Have you noticed a lack of engagement from your employees? Has productivity and performance taken a turn for the worse? If you do, your staff aren't the only ones.
A recent study found that 32.5% of US employees reported feeling engaged in their work. This means barely over 1/4 of working US adults feel connected, heard, and supported in their professional lives.
In order to achieve higher employee engagement and individual performance, you'll need to focus on performance management. Allowing senior management to effectively monitor employee performance and goal-setting, and provide timely feedback.
Keep reading to discover helpful tips and tricks for implementing or overhauling your performance management system.
Always communicate with employees
The first thing you should do when implementing professional management systems is to develop a communication plan. The goal is to communicate the new performance management changes and answer all questions the employees may have.
You should strive to be as detailed as possible. Be sure to explain exactly how the new changes will affect them in the long-term, short-term, and even in their day-to-day operations.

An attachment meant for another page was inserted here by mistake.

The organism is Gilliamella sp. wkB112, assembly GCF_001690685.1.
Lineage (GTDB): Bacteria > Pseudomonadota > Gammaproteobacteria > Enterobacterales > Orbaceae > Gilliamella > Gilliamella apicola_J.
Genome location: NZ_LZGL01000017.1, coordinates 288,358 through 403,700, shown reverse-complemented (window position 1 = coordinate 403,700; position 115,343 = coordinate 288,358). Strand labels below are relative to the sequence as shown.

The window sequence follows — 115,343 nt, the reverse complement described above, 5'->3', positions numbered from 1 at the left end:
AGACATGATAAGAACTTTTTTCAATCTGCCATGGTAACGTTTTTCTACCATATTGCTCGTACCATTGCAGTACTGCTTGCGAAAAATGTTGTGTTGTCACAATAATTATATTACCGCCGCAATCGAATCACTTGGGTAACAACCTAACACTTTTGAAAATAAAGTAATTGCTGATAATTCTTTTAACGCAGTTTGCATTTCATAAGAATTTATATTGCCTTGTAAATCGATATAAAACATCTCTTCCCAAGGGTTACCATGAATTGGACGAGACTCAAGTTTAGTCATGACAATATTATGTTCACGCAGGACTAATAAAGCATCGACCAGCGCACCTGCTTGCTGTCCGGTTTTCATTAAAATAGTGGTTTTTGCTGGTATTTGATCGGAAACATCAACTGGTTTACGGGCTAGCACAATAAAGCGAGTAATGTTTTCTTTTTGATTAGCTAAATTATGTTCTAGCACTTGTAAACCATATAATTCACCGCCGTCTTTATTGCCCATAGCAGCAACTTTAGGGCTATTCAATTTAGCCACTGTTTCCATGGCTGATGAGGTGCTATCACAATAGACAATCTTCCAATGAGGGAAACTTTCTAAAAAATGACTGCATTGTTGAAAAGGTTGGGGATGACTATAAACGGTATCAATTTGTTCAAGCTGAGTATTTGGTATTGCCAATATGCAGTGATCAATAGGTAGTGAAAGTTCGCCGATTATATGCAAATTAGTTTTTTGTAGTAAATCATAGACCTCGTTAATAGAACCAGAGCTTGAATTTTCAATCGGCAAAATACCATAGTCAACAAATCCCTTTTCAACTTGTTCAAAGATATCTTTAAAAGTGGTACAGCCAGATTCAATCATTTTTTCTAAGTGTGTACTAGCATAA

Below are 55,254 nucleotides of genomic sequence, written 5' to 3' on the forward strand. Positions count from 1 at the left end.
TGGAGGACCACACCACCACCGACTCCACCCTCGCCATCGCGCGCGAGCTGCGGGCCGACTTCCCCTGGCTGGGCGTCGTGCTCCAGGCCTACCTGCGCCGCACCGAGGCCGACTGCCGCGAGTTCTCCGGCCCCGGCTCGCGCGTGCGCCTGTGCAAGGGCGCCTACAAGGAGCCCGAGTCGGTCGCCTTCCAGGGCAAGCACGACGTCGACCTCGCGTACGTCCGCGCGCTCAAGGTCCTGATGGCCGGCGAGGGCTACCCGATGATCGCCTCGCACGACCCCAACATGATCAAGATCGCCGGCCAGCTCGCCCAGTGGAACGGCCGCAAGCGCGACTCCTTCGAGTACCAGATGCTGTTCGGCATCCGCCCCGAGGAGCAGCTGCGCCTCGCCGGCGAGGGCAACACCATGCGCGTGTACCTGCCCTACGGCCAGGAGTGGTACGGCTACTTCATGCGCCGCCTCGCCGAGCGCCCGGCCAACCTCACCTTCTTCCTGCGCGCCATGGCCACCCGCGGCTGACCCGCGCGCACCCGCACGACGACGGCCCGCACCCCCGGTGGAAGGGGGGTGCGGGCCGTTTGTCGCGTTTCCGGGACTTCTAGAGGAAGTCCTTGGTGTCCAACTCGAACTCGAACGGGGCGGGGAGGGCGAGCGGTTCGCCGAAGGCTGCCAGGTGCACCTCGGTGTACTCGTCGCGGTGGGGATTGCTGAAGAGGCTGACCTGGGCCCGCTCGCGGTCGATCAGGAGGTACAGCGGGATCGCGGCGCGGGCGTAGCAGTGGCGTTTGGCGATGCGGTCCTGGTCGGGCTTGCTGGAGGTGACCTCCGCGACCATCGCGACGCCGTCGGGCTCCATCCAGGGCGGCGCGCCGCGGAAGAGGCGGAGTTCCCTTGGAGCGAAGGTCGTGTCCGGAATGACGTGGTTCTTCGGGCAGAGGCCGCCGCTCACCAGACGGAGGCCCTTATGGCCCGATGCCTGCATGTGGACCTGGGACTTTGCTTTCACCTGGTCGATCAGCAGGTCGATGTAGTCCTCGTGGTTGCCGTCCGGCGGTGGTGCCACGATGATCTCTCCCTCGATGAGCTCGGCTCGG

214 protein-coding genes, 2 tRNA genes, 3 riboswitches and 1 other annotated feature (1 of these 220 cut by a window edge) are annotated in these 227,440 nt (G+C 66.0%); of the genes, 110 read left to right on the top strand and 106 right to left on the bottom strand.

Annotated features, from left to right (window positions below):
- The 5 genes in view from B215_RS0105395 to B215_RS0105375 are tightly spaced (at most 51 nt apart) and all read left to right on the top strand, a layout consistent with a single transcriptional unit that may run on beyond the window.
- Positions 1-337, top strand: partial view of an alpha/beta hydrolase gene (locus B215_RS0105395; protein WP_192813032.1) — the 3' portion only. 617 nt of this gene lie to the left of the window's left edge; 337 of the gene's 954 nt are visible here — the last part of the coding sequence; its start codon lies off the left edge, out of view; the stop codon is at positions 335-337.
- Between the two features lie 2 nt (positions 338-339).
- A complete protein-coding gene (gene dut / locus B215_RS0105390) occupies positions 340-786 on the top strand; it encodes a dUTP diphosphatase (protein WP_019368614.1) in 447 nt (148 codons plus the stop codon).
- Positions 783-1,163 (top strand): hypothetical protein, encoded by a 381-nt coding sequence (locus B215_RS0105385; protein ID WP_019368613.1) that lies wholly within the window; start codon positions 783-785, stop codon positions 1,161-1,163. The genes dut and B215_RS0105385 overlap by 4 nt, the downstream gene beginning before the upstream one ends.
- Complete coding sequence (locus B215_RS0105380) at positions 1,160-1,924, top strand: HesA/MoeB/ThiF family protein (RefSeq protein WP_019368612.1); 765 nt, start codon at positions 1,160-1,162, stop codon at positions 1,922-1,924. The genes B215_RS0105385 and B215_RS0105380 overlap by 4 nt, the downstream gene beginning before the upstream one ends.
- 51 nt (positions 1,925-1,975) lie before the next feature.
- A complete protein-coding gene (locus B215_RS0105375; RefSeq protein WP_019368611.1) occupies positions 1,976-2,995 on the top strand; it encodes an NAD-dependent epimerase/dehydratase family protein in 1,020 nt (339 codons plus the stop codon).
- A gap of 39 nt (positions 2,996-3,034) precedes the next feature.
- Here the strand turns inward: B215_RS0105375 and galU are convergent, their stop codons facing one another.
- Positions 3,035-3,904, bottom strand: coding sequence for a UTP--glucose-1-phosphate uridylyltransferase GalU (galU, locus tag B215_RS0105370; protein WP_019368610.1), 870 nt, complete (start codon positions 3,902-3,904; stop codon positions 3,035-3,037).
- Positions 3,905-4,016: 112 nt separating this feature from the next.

Don't just talk at your employees. Include them in the conversation. Create a forum for employees to provide feedback on the new system. Allow them to help shape the system into something that will truly benefit performance.
Performance management systems need to include a training plan for staff and managers. Managers should be trained on how to utilize the new system. Evaluation standards should be uniform.
You want to eliminate the feeling of staff that some supervisors are easier to be reviewed by than others.
Employees should be up-skilled. This means tailored specific training plans for employees. These plans can be used to help overall performance, bring a struggling employee back into the fold, or provide support for a particular career path.
Employees should feel supported by the new system, which will go a long way toward increasing retention.
All of this leads to employee buy-in, something essential to the implementation of any new system. Without employee buy-in, the system is doomed to fail.
The best way to gain employee buy-in however is to develop an appeals plan. Employees need to have a way to appeal a performance review they believe to be negative without retaliation.
A formal appeals process allows employees to feel engaged with management and in charge of their own careers. All while being supported by management amicably.
You should also pay attention to those who hold influence amongst employees. Not managers, but individuals who their peers look up to for guidance. The natural leaders amongst your staff.
Include them in early discussions and address employee concerns. Listen to their feedback and be transparent always. Without the key influencers amongst your staff buying in you'll be hard-pressed to get anyone else.
Make your performance management system a part of your culture